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Depressed? Check Your Gut

As if depressed or anxious people needed another thing to worry about, a new study from UC San Francisco suggests that depression and anxiety may be as bad for the health as smoking or obesity. First author Dr. Andrea Niles and senior author Dr. Aoife O’Donovan of the UCSF Department of Psychiatry and the San Francisco VA Medical Center examined the records of 15,000 adults over four years. Of that sample, 16% were found to be noticeably depressed or anxious. Compared to their non-depressed, non-anxious counterparts, those 16% of respondents were 65% more likely to have a heart condition, 64% more likely to have had a stroke, 50% more likely to have high blood pressure, and a whopping 87% mo

Meet the Monkey at the Forefront of Discovery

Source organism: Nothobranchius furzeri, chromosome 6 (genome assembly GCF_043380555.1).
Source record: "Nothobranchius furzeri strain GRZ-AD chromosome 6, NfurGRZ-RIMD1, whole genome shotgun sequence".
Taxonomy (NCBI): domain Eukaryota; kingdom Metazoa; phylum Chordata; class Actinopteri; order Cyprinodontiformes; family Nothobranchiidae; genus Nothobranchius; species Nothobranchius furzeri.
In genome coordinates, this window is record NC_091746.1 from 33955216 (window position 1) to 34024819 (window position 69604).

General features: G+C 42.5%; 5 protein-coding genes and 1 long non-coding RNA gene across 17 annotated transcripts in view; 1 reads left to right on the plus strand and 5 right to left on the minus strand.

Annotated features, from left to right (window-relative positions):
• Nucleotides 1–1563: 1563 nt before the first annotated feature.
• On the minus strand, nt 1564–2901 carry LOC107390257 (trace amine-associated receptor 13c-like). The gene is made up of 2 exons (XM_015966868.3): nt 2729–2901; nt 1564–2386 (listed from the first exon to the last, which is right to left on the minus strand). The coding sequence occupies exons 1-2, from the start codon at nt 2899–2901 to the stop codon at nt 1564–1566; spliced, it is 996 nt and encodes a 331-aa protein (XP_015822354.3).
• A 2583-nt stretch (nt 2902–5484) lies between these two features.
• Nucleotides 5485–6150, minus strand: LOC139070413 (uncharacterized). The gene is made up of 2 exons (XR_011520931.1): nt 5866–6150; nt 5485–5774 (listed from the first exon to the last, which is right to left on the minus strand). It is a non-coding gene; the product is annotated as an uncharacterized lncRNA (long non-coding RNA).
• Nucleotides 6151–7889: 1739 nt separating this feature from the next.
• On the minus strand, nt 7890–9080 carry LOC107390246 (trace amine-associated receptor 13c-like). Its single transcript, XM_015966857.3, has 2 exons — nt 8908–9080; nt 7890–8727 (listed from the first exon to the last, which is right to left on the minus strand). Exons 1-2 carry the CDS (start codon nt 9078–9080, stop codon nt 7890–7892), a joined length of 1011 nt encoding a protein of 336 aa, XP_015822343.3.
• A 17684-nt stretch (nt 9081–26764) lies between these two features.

Science news is full of what certainly sound like promising new studies featuring lab mice or lab rats as the test subjects. New treatments are assessed, and psychological truths are mined. Reading about this research, it’s easy to feel like we are witnessing the first steps of something big, something impactful. However, you are not a mouse (we assume). If you have ever read a conclusion from a mouse behavior study and wondered at the exact practical implications to your life, it turns out you had a pretty good point. For instance, more than 80% of medical treatments tested on animals—usually mice—fail when tested on people. Mice are cheap, easy to genetically modify, and we share 99% of ou